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Landisᦄ Inc. v. Zurich American Insurance Co.

United States District Court, N.D. Indiana, LaFayette Division

January 15, 2019

LANDISᦄ INC., a Delaware Corporation, f/k/a LANDIS & GYR METERING, INC., Plaintiff,
v.
ZURICH AMERICAN INSURANCE COMPANY, a New York Corporation, f/k/a ZURICH INSURANCE COMPANY, Defendant.

          OPINION AND ORDER

          Andrew P. Rodovich United States Magistrate Judge

         This matter is before the court on the Motion for Partial Summary Judgment on Choice of Law [DE 73] filed by the defendant, Zurich American Insurance Company, on February 2, 2018, and the Cross Motion for Partial Summary Judgment on Choice of Law [DE 122] filed by the plaintiff, Landisᬪ Inc., on June 20, 2018. For the following reasons, the Motion for Partial Summary Judgment on Choice of Law [DE 73] is GRANTED, and the Cross Motion for Partial Summary Judgment on Choice of Law [DE 122] is DENIED.

         Background

         The plaintiff, Landisᬪ Inc., initiated this matter on October 7, 2016, against the defendant, Zurich American Insurance Company. This action arises out of Zurich's alleged wrongful denial of coverage and mishandling of a long-standing environmental liability claim. Landis seeks to recover monies it expended to investigate and remediate a Resource Conservation and Recovery Act (RCRA) surface impoundment waste management unit located at 3601 Sagamore Parkway North in Lafayette, Indiana. It also has alleged that Zurich acted in bad faith in processing the claim.

         In November of 1984, Landis was required to commence an investigation under the RCRA at the Sagamore Parkway Site (Site) in Lafayette, Indiana, in response to demands from the United States Environmental Protection Agency (EPA) and the Indiana Department of Environmental Management (IDEM). The EPA identified Landis as a possible source of significant contamination at the Site. Landis asserts that the contamination resulted in property damage during the Zurich policy years. Zurich contends that it has no record of this claim. However, Landis has alleged that Zurich was notified many years ago and wrongfully denied coverage based on the pollution exclusion, which is not a bar to coverage under Indiana law. Landis has indicated that it expended millions of dollars through a lengthy RCRA Corrective Action to investigate and to remediate contamination at the site. Therefore, it seeks to hold Zurich liable and to obtain restitution and recovery.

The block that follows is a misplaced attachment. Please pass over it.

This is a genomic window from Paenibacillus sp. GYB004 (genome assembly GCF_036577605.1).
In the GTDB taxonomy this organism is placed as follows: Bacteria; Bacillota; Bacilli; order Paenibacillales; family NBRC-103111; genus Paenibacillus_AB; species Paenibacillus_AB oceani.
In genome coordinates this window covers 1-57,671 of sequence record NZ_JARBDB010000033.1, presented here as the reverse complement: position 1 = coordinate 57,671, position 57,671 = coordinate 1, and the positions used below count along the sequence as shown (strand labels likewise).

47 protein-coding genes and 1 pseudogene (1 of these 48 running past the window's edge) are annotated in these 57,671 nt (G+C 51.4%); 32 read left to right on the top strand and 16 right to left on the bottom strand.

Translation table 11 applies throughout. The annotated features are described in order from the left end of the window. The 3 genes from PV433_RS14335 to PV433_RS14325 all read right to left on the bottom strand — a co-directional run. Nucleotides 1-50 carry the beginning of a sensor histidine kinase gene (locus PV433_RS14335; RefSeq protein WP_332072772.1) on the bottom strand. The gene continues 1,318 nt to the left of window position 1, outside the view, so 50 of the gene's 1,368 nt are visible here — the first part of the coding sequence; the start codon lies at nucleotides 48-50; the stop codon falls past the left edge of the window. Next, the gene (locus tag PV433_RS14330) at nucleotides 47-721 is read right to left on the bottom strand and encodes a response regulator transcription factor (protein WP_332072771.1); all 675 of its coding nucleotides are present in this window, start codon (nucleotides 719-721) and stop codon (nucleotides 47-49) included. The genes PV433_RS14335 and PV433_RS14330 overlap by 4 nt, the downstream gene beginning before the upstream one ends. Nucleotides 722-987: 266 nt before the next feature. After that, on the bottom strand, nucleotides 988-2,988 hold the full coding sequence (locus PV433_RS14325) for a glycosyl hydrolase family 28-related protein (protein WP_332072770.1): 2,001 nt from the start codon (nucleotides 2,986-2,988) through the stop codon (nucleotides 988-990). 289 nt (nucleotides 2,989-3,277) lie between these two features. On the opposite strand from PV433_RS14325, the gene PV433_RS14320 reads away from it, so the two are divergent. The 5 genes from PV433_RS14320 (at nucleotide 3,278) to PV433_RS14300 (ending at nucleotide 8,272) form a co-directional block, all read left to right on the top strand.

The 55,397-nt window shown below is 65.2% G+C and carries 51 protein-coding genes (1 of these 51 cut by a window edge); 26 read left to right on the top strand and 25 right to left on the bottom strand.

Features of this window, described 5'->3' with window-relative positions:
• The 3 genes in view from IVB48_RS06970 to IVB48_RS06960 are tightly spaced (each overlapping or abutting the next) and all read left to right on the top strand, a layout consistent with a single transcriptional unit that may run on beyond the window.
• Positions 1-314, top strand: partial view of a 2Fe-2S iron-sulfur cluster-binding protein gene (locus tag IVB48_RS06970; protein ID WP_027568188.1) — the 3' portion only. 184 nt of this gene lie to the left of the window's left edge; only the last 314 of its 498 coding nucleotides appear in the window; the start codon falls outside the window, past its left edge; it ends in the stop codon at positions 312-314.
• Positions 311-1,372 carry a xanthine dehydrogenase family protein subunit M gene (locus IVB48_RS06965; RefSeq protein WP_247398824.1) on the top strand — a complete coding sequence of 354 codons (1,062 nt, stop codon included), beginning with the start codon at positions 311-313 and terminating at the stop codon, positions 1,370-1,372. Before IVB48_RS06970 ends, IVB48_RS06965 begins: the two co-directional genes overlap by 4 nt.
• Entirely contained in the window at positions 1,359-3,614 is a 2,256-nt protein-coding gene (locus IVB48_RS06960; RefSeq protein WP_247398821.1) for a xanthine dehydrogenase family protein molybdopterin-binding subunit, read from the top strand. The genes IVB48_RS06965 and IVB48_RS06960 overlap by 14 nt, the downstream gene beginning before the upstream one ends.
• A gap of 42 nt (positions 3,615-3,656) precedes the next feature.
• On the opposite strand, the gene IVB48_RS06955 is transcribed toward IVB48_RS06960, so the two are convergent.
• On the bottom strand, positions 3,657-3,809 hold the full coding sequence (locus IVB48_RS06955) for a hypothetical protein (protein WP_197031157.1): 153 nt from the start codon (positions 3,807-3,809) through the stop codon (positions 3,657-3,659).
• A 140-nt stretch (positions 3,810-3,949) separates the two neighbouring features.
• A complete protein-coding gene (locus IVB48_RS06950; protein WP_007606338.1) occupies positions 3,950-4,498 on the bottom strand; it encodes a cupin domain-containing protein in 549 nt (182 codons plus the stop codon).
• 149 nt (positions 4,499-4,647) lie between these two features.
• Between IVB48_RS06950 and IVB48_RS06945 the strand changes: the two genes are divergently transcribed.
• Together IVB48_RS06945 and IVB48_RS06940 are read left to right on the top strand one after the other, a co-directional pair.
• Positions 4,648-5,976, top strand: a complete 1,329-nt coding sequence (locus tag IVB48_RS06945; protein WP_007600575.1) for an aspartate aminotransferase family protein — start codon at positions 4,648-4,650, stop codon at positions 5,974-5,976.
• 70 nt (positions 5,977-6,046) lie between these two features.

Zurich has argued that the court must undertake a choice-of-law analysis because there are several critical coverage issues that will depend upon which state's substantive law applies. Specifically, Zurich has indicated that Indiana law differs from New York and Connecticut law on the relevant coverage issues, including the pollution exclusion, late notice defense, and personal injury coverage. Zurich asserts that it is entitled to summary judgment that New York law applies to the 21 primary, excess, and excess umbrella policies in effect from October 1, 1977 to October 1, 1986, and that Connecticut law applies to the 6 primary, excess, and excess umbrella policies in effect from October 1, 1986 to October 1, 1988.

         Landis filed a response in opposition on June 20, 2018, and also filed a cross-motion for partial summary judgment on choice of law. Landis has argued that Indiana law applies to all insurance coverage issues, while Illinois law applies to issues of bad faith and punitive damages. Zurich filed a reply in further support and response in opposition on August 1, 2018, and Landis filed its reply on August 28, 2018.

         Discussion

         Pursuant to Federal Rule of Civil Procedure 56(a), summary judgment is proper only if it is demonstrated that “there is no genuine dispute as to any material fact and the movant is entitled to judgment as a matter of law.” Celotex Corp. v. Catrett, 477 U.S. 317, 322-23, 106 S.Ct. 2548, 91 L.Ed.2d 265 (1986); Garofalo v. Vill. of Hazel Crest, 754 F.3d 428, 430 (7th Cir. 2014); Kidwell v. Eisenhauer, 679 F.3d 957, 964 (7th Cir. 2012); Stephens v. Erickson, 569 F.3d 779, 786 (7th Cir. 2009). A fact is material if it is outcome determinative under applicable law. The burden is upon the moving party to establish that no material facts are in genuine dispute, and any doubt as to the existence of a genuine issue must be resolved against the moving party. Adickes v. S.H. Kress & Co., 398 U.S. 144, 160, 90 S.Ct. 1598, 1610, 26 L.Ed.2d 142, 155 (1970); Stephens, 569 F.3d at 786.